<em>Heathers the Musical</em>

David Bazemore

Heathers the Musical

Heathers the Musical’

‘Heathers’ Remains So 80s

Every musical adaptation of a cult movie confronts the same double bind: how do you please fans of the original film while at the same time creating something that works as live theater? Heathers the Musical stays true to the 1989 flick starring Christian Slater and Winona Ryder, and even improves on its plot in certain key ways. It also provides plenty of airtime to the various catchphrases that made the movie famous by stretching what were once witty throwaways into entire production numbers. While the coarse vocabulary and teenage bad behavior featured in this 1980s satire may cause those who cringe easily to squirm, judging from the enthusiastic response of Saturday night’s sold-out crowd, that’s not typically what is happening at Center Stage. Through multiple strong performances, astute direction, and some standout songs, this Out of the Box production of Heathers takes loyal fans and newcomers alike back to Westerberg High with a sharpened perspective that’s thoroughly stage-worthy in 2015.

In the opening number, “Beautiful,” Veronica Sawyer (Samantha Eve) puts the “mean girls” premise in a new light. The Heathers aren’t just mean, they’re also beautiful, and beauty is something that everyone can appreciate, even if they can’t completely relate or hope to compete. Along with dreams of utopia, the generalized exhilaration of adolescent beauty conjures taboo thoughts, as when Veronica admits in the cleverly staged, slow-motion “Fight for Me,” that even though she knows it’s wrong, watching guys fight…well, you can probably guess the rest.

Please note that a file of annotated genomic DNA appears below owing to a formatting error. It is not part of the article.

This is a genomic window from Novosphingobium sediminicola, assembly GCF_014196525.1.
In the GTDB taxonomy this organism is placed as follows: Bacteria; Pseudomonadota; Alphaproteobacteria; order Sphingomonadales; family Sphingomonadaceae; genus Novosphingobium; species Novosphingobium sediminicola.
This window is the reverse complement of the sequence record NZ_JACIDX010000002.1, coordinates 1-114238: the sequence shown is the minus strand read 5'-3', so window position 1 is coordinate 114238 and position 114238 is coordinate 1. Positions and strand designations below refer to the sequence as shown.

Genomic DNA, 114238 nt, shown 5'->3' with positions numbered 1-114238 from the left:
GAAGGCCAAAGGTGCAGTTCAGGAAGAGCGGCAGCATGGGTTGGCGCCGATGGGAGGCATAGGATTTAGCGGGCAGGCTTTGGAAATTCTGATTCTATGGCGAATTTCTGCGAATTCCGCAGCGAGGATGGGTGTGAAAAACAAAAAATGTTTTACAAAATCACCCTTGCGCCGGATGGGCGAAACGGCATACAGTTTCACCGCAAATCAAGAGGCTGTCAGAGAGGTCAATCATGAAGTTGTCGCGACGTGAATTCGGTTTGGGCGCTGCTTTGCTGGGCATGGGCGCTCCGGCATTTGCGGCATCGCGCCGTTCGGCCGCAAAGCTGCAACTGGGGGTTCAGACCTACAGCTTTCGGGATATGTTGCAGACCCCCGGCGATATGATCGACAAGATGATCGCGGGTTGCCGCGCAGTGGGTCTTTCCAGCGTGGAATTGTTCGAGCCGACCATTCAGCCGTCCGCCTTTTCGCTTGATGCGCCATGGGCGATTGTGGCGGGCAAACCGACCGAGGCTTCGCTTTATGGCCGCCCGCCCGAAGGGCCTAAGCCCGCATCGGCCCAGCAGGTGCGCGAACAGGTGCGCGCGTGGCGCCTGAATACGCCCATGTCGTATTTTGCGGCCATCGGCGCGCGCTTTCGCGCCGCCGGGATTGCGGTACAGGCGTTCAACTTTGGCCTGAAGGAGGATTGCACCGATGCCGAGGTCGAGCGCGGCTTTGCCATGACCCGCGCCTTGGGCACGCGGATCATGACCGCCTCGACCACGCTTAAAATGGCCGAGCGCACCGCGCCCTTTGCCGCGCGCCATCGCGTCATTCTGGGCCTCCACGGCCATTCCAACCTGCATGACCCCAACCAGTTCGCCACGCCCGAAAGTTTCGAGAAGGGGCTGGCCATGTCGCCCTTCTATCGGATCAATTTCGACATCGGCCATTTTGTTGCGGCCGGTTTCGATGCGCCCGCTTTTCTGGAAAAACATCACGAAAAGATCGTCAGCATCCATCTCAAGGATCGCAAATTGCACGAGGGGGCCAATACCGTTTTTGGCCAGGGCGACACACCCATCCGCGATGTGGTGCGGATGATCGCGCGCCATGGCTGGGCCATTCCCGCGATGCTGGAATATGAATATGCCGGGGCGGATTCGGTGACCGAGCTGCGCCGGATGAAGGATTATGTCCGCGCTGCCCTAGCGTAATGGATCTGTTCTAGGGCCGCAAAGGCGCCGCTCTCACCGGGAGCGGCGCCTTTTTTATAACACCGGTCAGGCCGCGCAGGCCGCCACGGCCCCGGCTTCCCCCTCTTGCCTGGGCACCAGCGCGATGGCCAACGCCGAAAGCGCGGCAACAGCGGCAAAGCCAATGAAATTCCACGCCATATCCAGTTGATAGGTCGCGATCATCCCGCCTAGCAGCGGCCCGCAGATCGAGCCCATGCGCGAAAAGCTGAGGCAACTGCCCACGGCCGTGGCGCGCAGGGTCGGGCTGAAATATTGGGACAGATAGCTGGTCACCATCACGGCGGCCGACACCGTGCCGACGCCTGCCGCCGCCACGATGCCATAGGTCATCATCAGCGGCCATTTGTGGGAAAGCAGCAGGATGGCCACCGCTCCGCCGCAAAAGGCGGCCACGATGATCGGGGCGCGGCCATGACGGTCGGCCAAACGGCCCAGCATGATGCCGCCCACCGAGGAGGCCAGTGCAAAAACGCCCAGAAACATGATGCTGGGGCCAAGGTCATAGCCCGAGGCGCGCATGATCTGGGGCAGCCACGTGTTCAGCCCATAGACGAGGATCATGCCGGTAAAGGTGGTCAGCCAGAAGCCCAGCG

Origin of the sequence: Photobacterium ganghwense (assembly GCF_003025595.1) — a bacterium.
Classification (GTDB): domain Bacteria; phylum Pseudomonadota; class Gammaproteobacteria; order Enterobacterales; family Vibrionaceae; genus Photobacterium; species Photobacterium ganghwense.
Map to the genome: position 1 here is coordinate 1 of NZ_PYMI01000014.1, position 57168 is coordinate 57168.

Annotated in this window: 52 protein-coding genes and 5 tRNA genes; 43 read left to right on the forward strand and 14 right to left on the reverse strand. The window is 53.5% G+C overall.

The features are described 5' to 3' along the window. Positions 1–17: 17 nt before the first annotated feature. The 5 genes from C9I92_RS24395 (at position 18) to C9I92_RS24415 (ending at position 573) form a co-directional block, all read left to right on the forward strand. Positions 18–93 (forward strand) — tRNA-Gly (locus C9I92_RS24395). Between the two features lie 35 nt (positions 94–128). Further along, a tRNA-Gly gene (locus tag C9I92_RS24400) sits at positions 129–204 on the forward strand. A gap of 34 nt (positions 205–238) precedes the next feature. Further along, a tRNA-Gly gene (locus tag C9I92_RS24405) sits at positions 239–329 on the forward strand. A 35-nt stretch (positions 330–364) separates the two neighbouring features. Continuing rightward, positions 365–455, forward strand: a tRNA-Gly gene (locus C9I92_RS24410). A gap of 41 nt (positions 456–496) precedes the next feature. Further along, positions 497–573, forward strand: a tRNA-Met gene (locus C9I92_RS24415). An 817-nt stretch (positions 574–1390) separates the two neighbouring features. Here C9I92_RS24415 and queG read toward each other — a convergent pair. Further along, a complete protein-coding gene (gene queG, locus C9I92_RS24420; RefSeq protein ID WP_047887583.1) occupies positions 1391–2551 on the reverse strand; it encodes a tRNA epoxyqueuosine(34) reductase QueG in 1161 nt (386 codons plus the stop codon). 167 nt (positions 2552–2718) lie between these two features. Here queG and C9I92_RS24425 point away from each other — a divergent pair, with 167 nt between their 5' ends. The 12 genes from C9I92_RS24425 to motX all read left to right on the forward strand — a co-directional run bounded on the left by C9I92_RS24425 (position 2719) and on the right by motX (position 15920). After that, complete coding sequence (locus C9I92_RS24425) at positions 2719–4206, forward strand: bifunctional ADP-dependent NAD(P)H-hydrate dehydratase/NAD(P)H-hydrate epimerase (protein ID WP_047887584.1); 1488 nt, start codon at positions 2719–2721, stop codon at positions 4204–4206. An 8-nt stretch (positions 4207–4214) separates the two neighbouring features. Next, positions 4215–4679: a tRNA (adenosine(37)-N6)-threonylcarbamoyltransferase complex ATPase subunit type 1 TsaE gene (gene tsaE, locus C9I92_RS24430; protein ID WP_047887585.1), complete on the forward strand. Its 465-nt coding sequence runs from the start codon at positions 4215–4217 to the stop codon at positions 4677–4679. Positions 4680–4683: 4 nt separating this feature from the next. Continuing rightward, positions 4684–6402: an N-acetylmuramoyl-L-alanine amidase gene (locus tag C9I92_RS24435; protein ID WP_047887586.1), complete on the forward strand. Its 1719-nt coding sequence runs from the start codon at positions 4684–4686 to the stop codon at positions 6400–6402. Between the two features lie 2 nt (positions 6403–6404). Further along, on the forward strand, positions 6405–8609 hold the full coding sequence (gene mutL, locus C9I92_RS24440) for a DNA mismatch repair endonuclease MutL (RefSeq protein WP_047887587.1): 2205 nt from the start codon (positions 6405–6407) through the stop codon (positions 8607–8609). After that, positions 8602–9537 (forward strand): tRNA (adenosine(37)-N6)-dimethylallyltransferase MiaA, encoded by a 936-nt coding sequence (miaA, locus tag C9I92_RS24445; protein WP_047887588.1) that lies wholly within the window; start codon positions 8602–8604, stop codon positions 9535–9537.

Coming to the character of J.D. after both Columbine and Christian Slater can’t be easy, but Trevor Shor doesn’t seem fazed in the least by playing a black trench-coated serial killer. On “Freeze Your Brain,” his solo in the first act, he comes across as warm and natural—kind of ironic when you consider that he’s singing about a Slurpee. As head Heather Heather Chandler, Madelyn Adams proves that a dead Heather can be even more powerful than the living one ever was. The ensemble number “The Me Inside of Me” celebrates her hidden (i.e. non-existent) sensitive side as she looks on mockingly from beyond the grave. While it is Veronica’s skill as a forger of suicide notes that creates this mass misperception, it’s the performance that sells it, and Adams pops up in some great places as dead Heather Chandler.

The story’s not all told through the teens. Todd Tickner and Jon Zuber are clearly having a ball with their twist on what is perhaps the movie’s best-known catch phrase, and in the key role of Ms. Fleming, the hippie teacher who’s always ready to heal, Julie Anne Ruggieri is just right. Doubling as Big Bud Dean, J.D.’s psycho deconstructionist dad, Zuber works well with Shor to revive the original film’s amusing take on father-son conversation style.

Two solos by sidekicks stood out in the second half. Heather McNamara may have the lowest rank in the Heather-archy, but with “Lifeboat,” Katherine Bottoms put her at the top for one golden moment. Likewise, as Martha Dunstock, Janelle Phaneuf delivered the evening’s best ballad, “Kindergarten Boyfriend.” As Heather Duke, Courtney Daniels earned the red scrunchie by staying true to the mean girls’ code to the end, thus keeping the tension where it should be, between the Heathers and all the basic mortals down below them. Ultimately, that’s probably the best way to enjoy this show—with the same never back down attitude. Life’s a bitch, so Heather says: relax.

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